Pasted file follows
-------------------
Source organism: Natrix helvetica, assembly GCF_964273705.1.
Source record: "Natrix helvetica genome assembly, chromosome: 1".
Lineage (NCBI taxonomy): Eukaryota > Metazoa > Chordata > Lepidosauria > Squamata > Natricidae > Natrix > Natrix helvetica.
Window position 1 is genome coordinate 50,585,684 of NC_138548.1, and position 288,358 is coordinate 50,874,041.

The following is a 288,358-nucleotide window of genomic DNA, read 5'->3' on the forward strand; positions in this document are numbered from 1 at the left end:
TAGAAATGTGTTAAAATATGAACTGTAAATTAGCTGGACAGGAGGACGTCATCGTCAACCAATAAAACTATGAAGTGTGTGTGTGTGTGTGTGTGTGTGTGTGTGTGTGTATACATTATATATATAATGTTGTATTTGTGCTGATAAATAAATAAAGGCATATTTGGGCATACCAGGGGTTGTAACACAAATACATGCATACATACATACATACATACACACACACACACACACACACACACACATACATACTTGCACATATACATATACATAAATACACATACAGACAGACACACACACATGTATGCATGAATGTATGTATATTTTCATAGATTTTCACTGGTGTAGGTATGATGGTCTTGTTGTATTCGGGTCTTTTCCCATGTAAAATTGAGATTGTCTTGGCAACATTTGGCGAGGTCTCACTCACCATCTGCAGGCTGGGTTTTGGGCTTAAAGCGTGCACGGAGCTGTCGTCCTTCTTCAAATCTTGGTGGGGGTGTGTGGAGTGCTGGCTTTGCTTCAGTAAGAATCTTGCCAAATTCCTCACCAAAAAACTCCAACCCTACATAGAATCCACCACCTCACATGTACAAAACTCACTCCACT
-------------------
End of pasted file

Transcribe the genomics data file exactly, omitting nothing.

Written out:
Source organism: Natrix helvetica, assembly GCF_964273705.1.
Source record: "Natrix helvetica genome assembly, chromosome: 1".
Lineage (NCBI taxonomy): Eukaryota > Metazoa > Chordata > Lepidosauria > Squamata > Natricidae > Natrix > Natrix helvetica.
Window position 1 is genome coordinate 50,585,684 of NC_138548.1, and position 288,358 is coordinate 50,874,041.

The following is a 288,358-nucleotide window of genomic DNA, read 5'->3' on the forward strand; positions in this document are numbered from 1 at the left end:
TAGAAATGTGTTAAAATATGAACTGTAAATTAGCTGGACAGGAGGACGTCATCGTCAACCAATAAAACTATGAAGTGTGTGTGTGTGTGTGTGTGTGTGTGTGTGTGTGTATACATTATATATATAATGTTGTATTTGTGCTGATAAATAAATAAAGGCATATTTGGGCATACCAGGGGTTGTAACACAAATACATGCATACATACATACATACATACACACACACACACACACACACACACACATACATACTTGCACATATACATATACATAAATACACATACAGACAGACACACACACATGTATGCATGAATGTATGTATATTTTCATAGATTTTCACTGGTGTAGGTATGATGGTCTTGTTGTATTCGGGTCTTTTCCCATGTAAAATTGAGATTGTCTTGGCAACATTTGGCGAGGTCTCACTCACCATCTGCAGGCTGGGTTTTGGGCTTAAAGCGTGCACGGAGCTGTCGTCCTTCTTCAAATCTTGGTGGGGGTGTGTGGAGTGCTGGCTTTGCTTCAGTAAGAATCTTGCCAAATTCCTCACCAAAAAACTCCAACCCTACATAGAATCCACCACCTCACATGTACAAAACTCACTCCACT